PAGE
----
The main metropolitan challenges include:

  • The status of metropolitan areas in the governance of the territory cannot yet be based on legal status and decision-making powers in the Czech Republic. The importance of metropolitan areas is not yet fully appreciated in national decision-making, even though it is one of the key aspects of the territorial dimension of public policies. At the same time, metropolitan areas and city regions should be seen as important units of the country’s territorial development and as autonomous, self-contained areas that ensure economic, social and cultural development and promote technological and social progress through innovation.
  • Participation in metropolitan governance, planning and cooperation is currently primarily motivated by the availability of EU cohesion policy funding through the ITI instrument. There are currently no other instruments and mechanisms (apart from the ITI) in national policies to support and define metropolitan cooperation, planning and governance. There is a risk that political support for these territorial units may disappear with the change of EU cohesion policy instruments. The challenge is to establish metropolitan governance, planning and cooperation as standard practice so that it is not solely dependent on the impetus and financial support of EU cohesion policy.
  • Until now, metropolitan governance and cooperation has been driven primarily by top-down policies. The key challenge is to create an institutional framework that provides the conditions for a more prominent and equal role for local initiatives, while strengthening the role of metropolitan governance in addressing key issues and challenges in the metropolitan area.

The research report presents three recommendations for the Brno Metropolitan Area:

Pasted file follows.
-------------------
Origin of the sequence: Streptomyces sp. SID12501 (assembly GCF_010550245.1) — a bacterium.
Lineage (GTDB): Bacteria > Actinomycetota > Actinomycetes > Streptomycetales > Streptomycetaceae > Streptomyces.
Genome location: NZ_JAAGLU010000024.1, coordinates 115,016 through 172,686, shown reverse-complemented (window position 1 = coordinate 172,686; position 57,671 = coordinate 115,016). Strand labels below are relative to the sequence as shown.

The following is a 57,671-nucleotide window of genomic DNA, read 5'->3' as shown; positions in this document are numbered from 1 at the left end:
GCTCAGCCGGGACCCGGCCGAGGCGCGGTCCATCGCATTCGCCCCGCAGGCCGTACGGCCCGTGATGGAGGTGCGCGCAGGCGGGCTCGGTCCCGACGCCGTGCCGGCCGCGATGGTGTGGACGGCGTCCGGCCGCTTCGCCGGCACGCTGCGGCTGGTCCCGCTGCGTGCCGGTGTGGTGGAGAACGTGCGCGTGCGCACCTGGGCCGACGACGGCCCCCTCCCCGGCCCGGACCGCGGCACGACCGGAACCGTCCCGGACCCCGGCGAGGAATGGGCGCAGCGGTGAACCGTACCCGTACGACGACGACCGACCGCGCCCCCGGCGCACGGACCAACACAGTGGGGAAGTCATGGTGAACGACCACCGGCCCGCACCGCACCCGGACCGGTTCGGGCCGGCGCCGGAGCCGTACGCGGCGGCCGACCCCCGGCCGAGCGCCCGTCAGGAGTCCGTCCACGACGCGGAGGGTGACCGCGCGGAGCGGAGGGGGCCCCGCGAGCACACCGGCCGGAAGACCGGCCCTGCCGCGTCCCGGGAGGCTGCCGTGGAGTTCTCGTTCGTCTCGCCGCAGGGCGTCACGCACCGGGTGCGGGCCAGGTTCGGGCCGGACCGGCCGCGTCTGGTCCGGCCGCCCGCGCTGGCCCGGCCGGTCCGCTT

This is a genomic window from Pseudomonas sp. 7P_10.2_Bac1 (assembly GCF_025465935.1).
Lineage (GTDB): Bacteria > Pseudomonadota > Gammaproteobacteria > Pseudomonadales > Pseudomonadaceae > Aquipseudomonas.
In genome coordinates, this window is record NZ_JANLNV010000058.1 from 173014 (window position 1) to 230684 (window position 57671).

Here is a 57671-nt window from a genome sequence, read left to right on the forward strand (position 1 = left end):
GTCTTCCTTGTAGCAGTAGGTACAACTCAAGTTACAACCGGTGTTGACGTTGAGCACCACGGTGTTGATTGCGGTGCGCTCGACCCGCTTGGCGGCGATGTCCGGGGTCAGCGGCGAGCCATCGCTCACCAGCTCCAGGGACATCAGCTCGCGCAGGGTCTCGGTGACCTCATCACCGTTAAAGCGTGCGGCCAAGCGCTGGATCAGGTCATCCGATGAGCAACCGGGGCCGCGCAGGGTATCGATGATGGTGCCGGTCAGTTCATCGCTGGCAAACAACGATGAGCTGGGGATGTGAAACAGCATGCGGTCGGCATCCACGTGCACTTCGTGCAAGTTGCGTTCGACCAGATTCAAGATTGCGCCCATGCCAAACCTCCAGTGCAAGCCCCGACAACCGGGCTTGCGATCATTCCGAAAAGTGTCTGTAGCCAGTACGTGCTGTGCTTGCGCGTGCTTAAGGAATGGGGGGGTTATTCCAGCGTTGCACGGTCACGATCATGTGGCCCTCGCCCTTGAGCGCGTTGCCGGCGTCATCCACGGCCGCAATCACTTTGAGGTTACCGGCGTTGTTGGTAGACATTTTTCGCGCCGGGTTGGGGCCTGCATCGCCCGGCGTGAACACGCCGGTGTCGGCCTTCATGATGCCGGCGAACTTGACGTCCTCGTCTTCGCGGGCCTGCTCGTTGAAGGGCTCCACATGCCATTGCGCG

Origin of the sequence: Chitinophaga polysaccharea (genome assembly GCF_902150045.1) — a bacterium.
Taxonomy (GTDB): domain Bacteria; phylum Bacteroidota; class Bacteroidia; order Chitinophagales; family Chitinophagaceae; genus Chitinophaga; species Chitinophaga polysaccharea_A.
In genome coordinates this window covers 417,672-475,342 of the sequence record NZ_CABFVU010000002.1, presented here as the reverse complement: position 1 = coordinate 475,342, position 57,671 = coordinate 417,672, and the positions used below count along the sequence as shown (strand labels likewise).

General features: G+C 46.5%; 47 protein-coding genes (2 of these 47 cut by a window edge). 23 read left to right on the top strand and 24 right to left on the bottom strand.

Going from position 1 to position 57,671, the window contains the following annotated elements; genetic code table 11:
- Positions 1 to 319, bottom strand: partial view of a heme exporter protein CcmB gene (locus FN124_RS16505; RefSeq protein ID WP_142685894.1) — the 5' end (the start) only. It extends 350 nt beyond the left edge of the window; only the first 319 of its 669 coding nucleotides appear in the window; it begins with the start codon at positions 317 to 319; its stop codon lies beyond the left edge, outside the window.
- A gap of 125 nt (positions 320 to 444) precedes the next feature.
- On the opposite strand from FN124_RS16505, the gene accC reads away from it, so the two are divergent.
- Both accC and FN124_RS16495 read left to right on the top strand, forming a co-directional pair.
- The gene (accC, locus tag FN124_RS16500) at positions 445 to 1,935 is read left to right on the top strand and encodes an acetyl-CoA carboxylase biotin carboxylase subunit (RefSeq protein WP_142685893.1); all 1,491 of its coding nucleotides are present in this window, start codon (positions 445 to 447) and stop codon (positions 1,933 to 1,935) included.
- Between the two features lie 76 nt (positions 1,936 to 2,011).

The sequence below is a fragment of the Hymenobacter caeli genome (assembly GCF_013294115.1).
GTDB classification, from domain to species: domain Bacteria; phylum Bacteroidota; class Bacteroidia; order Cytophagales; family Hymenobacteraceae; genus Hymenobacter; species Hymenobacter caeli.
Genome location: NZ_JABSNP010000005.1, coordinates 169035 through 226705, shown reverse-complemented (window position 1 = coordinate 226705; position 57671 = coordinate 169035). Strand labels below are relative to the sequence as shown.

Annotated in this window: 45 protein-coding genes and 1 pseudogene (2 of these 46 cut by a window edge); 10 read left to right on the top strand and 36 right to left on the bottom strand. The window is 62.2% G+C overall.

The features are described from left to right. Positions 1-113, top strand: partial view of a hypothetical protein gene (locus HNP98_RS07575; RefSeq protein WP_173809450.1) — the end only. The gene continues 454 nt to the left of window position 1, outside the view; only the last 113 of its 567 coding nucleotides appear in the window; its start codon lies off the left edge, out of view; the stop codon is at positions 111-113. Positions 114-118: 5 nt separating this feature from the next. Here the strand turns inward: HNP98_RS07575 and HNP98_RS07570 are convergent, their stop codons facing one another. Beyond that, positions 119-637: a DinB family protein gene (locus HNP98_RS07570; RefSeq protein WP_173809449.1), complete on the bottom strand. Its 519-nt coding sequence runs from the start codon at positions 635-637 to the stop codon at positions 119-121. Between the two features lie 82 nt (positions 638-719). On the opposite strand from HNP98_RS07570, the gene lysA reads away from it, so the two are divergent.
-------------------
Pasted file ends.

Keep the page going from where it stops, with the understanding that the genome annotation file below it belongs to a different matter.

• Establish and maintain metropolitan areas as key territories for the territorial dimension of national and EU public policies. Strengthen the coordination of the metropolitan dimension between national regional and urban policy and spatial planning.
  • Develop a metropolitan cooperation mechanism involving a wide range of local actors to ensure the implementation of a comprehensive metropolitan agenda building on local, national and EU development objectives. Negotiate, define, agree and finance development objectives beyond both ITIs and EU cohesion policy incentives.
  • Strengthen metropolitan governance and cooperation as a separate, autonomous and independent from EU cohesion policy. Create a new legal framework for metropolitan governance based on active participation and accountability of metropolitan actors. Strengthen the role of metropolitan governance. Find ways to create a common metropolitan fund to support the implementation of metropolitan strategic priorities from its own resources together with support from national and EU funds.

Thanks to the involvement in the ESPON METRO project, the city of Brno has gained new knowledge for metropolitan area management (development, planning, cooperation) by sharing examples of good practice from other participating metropolitan areas. The individual recommendations can also serve as arguments for strengthening metropolitan cooperation towards the European and national level and for developing metropolitan cooperation in the Brno Metropolitan Area.

The city of Brno also hosted an expert workshop during which experts debated the results of the project. You can read the summary of the workshop here (only in Czech).